- T. Marzetti Co., a wholly owned subsidiary of Lancaster Colony Corp., acquired Bantam Bagels in a $34-million deal funded by cash on hand, the company announced in a release. The deal closed Oct. 19 and includes additional payments for the Bantam Bagels team based on future financial performance.
- New York City-based Bantam Bagels was founded in 2012 by Nick and Elyse Oleksak. The company makes frozen mini stuffed bagels, pancakes and Egg Bites, marketing them nationwide to retail, e-commerce and foodservice channels.
- After setting up shop with funding from family and friends in 2013, the Olesaks appeared on the television show "Shark Tank" in 2015 and attracted a $275,000 investment from Lori Greiner in return for a quarter of the business, NOSH reported. The company's annual net sales are now about $20 million, Lancaster Colony said in a release.
For a five-year-old company, Bantam Bagels has seen remarkable growth — going from about $200,000 in sales before the 2015 "Shark Tank" appearance to about $20 million today. With so much rapid expansion in such a short period of time, it isn't surprising it would attract the attention of a company like Lancaster Colony.
After Bantam built a customer base in the East Village, the shopping channel QVC ordered 30,000 of the stuffed bagels to sell on live TV, which forced the startup to dramatically scale up. That entire order sold out in five minutes, according to Food Navigator. Then in 2016 the brand was picked up nationwide by Starbucks, which company co-founder Elyse Oleksak told NOSH significantly boosted sales. Now Bantam products are sold in about 20,000 stores across the country, including Costco, Target, Albertsons, Kroger, Stop and Shop, Vons, Albertsons and Fresh Thyme.
It's likely Bantam Bagels will benefit from its new owner's support and expertise — but at the same time do what it can to keep its New York City roots. Following the acquisition, the Oleksaks and their six employees are remaining with the company. The co-founders will be managing daily operations and leading innovation, NOSH reported.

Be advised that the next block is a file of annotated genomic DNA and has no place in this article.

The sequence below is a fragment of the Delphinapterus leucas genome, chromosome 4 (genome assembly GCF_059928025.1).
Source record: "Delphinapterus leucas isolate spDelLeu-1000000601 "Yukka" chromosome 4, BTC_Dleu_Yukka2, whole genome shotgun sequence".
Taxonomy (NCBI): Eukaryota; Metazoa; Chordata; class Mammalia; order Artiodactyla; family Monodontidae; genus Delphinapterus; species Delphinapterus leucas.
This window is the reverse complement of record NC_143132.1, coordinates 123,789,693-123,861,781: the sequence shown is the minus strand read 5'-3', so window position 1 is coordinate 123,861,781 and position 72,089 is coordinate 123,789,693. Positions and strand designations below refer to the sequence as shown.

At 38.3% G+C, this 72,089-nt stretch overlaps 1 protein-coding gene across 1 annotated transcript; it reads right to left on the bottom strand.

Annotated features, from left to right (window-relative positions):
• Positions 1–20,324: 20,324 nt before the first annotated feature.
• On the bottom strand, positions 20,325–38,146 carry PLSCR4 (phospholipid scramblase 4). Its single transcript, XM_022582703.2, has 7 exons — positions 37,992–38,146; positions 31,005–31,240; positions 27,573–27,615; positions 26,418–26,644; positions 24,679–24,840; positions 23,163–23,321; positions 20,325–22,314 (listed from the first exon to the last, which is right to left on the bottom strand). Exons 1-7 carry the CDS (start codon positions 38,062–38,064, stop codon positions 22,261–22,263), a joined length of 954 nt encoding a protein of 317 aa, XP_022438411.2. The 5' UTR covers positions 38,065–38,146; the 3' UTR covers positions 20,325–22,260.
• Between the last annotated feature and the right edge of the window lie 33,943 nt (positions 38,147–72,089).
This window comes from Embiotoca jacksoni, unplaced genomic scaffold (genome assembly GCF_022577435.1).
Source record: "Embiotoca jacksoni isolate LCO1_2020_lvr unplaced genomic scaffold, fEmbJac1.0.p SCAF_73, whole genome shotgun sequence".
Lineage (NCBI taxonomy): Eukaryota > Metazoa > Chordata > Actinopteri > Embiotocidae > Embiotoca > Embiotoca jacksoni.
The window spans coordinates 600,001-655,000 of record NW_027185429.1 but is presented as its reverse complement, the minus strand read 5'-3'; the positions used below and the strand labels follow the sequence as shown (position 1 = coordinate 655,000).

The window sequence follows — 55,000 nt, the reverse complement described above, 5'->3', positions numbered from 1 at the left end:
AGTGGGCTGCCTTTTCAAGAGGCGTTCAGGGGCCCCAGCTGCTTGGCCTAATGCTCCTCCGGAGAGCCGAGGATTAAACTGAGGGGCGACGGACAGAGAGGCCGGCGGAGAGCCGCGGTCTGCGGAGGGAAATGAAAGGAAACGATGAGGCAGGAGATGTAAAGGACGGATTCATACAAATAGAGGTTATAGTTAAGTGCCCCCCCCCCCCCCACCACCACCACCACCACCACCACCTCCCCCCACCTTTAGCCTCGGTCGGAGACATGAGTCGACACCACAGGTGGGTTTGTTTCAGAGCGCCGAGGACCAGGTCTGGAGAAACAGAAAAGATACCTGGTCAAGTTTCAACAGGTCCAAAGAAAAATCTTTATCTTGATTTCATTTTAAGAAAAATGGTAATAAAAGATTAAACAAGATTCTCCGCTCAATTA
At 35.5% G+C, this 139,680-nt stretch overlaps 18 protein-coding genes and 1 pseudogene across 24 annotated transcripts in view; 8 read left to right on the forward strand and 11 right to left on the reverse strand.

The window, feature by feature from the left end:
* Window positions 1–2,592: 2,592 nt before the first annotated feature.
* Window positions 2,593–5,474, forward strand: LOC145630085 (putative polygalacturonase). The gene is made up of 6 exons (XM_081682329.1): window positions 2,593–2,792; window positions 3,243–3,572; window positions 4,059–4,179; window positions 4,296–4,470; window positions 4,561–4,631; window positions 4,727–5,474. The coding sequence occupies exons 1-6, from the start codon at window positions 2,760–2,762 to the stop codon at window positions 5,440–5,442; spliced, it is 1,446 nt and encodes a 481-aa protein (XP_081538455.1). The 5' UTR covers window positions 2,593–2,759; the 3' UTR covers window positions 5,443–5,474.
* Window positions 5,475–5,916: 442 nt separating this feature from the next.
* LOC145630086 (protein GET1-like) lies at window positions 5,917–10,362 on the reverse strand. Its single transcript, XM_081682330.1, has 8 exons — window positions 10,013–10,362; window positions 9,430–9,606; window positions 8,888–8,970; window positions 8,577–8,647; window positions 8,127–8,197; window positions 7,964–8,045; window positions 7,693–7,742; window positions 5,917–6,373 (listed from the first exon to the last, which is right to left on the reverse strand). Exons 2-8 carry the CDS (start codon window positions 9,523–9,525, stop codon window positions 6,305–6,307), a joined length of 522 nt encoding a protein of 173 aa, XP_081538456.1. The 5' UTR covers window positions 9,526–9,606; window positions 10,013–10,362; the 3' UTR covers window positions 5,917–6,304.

Other companies offer similar frozen items, including Kraft Heinz, which makes Breakfast Bagel Bites, Pizza Bagel Bites and stuffed Bagel-fuls — and last year launched Nancy's Petite Stuffed Bagels. Such products are designed to give consumers another breakfast or snack option without meal preparation or having to spend time at a restaurant or café.
Frozen products have been enjoying a resurgence in popularity in recent years due to convenience, relatively low prices and the application of quick-freeze technology. According to Nielsen data cited by Food Navigator, sales of frozen breakfast items jumped 24% between 2012 and 2017, "with smaller, handheld food items leading current and future growth."
It looks like Bantam Bagels will take advantage of that trend with more expansion in the frozen category. Elyse Oleksak told Food Navigator that Bantam Bagels plans to move beyond the frozen breakfast category and into some new areas.
"We have an innovation pipeline that crosses well beyond the breakfast section," she said. "Everything that we do in the future will focus on being mini, accessible, and feel good versions of something you would normally call a Saturday morning — or a Saturday night — treat."
Lancaster Colony, which is based in Ohio, produces and markets national and regionally branded food products for retail and foodservice markets. T. Marzetti is the company's specialty food group and includes Marzetti salad dressings and dips, New York Bakery frozen breads and Sister Schubert's homemade rolls, among other products. The acquisition would seem to mesh well with its established frozen portfolio, and Bantam Bagel's popularity could spark both some new products and new revenue for its parent.